tific progress, when the underlying
motivation derives not
from
scientific
advancement but from the changing
of
a priori perceptions about ourselves
and our past.
Thus, we need to remember that the
Neandertals were Neandertals and not
simply distorted images
of
ourselves.
Only by freeing ourselves from an ego-
centric view will we come to under-
stand prehistoric and extinct
evolutionary entities like the Neander-
tals. And only through that will we,
perhaps, come to understand some-
thing of ourselves.
ACKNOWLEDGMENTS
We would like to thank the many
individuals who have shared their
thoughts, insights and anecdotes re-
garding the history
of
human paleon-
tology and the current status
of
the
field. The perspective here, however,
remains ours.
A.
Leguebe kindly fur-
nished the Lohest reconstruction
of
the Spy Neandertal, and
K.M.
Trinkaus provided helpful comments
on earlier versions
of
this paper.
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Inc.
... Neanderthals have long fascinated scientists and historians, seemingly occupying a liminal space between human and nonhuman (Corbey 2005;Corbey and Theunissen 1995). The fossilized bones of Neanderthals have been examined by scientists longer than any other prehistoric human and, indeed, much has been written about the history of these objects (Tattersall 1995(Tattersall , 2015Drell 2000;Spencer 1984;Trinkaus and Shipman 1993b;Schmitz and Thissen 2000;Reader 2011;Sommer 2007;Wiber 2006;Haraway 1989;Corbey and Roebroeks 2001;Delisle 2007). Yet, works that discuss the Neanderthal image have not taken seriously the Feldhofer specimen's role-or, indeed, the role of any Neanderthal fossil from the nineteenth century-in the construction of the creatures' brutish image, instead focusing on the conception beginning with Boule. ...
... The discussion of race in the context of this paper is somewhat vague, just as it was often unclear in nineteenth and twentieth century naturalists' own minds. Here, race refers more closely to variety of human-but not a variety that strayed so far from the norm as to be labeled a separate species other than Homo sapiens. 2 In this context, the Feldhofer skeleton is generally considered interesting only insofar as it failed to be interpreted in an evolutionary framework, despite its close contemporaneity with Charles Darwin's publication of On the Origin of Species (Drell 2000;Trinkaus and Shipman 1993b). It was merely part of nineteenth-century naturalists' "tendency to comfortably integrate most … human fossils at the base of, or within the history of, the living varieties of humankind" (Bowler 1986, p. 546). ...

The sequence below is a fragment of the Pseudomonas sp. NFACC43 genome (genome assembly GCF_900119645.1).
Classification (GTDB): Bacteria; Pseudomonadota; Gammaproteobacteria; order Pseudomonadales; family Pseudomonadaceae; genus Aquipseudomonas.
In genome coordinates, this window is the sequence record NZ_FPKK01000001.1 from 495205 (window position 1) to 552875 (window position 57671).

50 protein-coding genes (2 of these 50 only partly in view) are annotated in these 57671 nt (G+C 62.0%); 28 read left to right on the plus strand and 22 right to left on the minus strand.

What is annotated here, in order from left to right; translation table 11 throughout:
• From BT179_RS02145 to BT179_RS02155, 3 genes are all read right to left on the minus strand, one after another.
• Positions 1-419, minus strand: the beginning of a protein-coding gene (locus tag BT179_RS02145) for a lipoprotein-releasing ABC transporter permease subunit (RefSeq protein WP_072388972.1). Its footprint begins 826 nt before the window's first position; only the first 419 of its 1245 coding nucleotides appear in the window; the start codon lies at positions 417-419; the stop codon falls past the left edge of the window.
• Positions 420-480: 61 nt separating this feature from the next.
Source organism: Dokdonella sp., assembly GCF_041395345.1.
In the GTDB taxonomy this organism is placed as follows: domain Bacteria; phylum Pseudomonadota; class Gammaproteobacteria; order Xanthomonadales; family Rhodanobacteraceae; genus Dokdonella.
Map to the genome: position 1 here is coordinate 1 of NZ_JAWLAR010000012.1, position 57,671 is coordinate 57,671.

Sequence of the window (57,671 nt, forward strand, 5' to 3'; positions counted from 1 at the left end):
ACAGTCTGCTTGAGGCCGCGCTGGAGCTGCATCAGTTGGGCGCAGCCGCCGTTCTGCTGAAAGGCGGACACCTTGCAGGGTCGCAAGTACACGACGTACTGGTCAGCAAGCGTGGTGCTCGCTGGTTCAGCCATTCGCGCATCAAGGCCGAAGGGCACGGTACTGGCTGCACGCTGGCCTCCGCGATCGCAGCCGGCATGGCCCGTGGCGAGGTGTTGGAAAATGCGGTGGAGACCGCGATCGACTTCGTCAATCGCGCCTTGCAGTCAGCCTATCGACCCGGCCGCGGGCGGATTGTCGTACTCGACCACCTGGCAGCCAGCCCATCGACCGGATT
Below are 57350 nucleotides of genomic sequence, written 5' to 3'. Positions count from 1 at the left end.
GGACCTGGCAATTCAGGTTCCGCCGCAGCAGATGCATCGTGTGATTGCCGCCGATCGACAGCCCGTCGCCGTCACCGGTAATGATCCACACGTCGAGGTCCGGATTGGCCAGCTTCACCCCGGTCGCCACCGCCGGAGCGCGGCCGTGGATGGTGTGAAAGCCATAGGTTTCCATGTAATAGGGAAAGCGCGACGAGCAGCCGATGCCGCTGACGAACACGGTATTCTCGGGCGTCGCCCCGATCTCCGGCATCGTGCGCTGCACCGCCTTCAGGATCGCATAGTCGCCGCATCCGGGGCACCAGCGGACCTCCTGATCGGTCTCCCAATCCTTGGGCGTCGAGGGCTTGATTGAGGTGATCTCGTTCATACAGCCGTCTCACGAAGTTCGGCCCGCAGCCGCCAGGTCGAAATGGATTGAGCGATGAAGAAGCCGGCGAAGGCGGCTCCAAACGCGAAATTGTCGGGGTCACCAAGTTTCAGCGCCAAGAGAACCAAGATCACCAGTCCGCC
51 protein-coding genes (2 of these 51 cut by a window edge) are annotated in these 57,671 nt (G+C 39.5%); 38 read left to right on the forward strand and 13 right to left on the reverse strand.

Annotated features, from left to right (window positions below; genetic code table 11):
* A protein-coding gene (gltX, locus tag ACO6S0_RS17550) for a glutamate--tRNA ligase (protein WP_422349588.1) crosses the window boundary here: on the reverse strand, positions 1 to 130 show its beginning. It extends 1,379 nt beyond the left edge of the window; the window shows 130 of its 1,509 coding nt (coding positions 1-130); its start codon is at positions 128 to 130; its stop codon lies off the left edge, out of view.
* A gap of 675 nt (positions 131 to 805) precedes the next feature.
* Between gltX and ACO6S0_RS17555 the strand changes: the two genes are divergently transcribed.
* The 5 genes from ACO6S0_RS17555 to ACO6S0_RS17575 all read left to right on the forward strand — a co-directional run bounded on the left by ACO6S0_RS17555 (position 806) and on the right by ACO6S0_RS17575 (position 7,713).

... A talented paleontologist, the story goes, made a massive mistake in his misinterpretation of a skeleton, dooming Neanderthals to a lowly image. This narrative appears in a wide range of literature, from popular histories to scholarly works by historians and sociologists of science (Trinkaus and Shipman 1993b;Wood 2011;Brace and Montagu 1977). Seeking explanations of Boule's mistake, scholars have attempted to explain his work by examining factors such as the social context of France, Boule's institutional setting, and his research paradigm (Hammond 1980;Hammond 1982;Van Reybrouck 2002). ...
Article
Full-text available
The extinct human relatives known as Neanderthals (Homo neanderthalensis) have long been described as brutish and dumb. This conception is often traced to paleontologist Marcellin Boule (1861–1942), who published a detailed analysis on a Neanderthal skeleton in the early twentieth century. The conventional historical narrative claims that Boule made an error in his analysis, causing the Neanderthals to be considered brutish. This essay challenges the narrative of “Boule’s error,” arguing instead that the brutish Neanderthal concept originated much earlier in the history of Neanderthal research and was, in fact, an invention of the earliest analyses of the first specimen recognized as a Neanderthal in the mid-nineteenth century. I argue that temporally relocating this conception of Neanderthals allows for a better understanding of the interconnected nature of the study of fossil humans and the science of living human races during the nineteenth century. This new view of the brutish Neanderthal sheds light on the earliest phases of the science that became paleoanthropology, while examining the racial, cultural, and political attitudes about race and extinction that accompanied the science at that time. By inspecting the ways in which the Neanderthals’ image was a product of a particular time and place, we gain a perspective that provides a new basis for thinking about the conceptions of hominin fossil species.
... These restricted mobility, ability to perform manual tasks, and perception . Solecki (1971), and later Trinkaus and Shipman (1993), argued that he could not have survived without daily provision of food and assistance. Trinkaus and Zimmerman even commented (1982: 75) that Neanderthals 'had achieved a level of societal development in which disabled individuals were well cared for by other members of the social group' . ...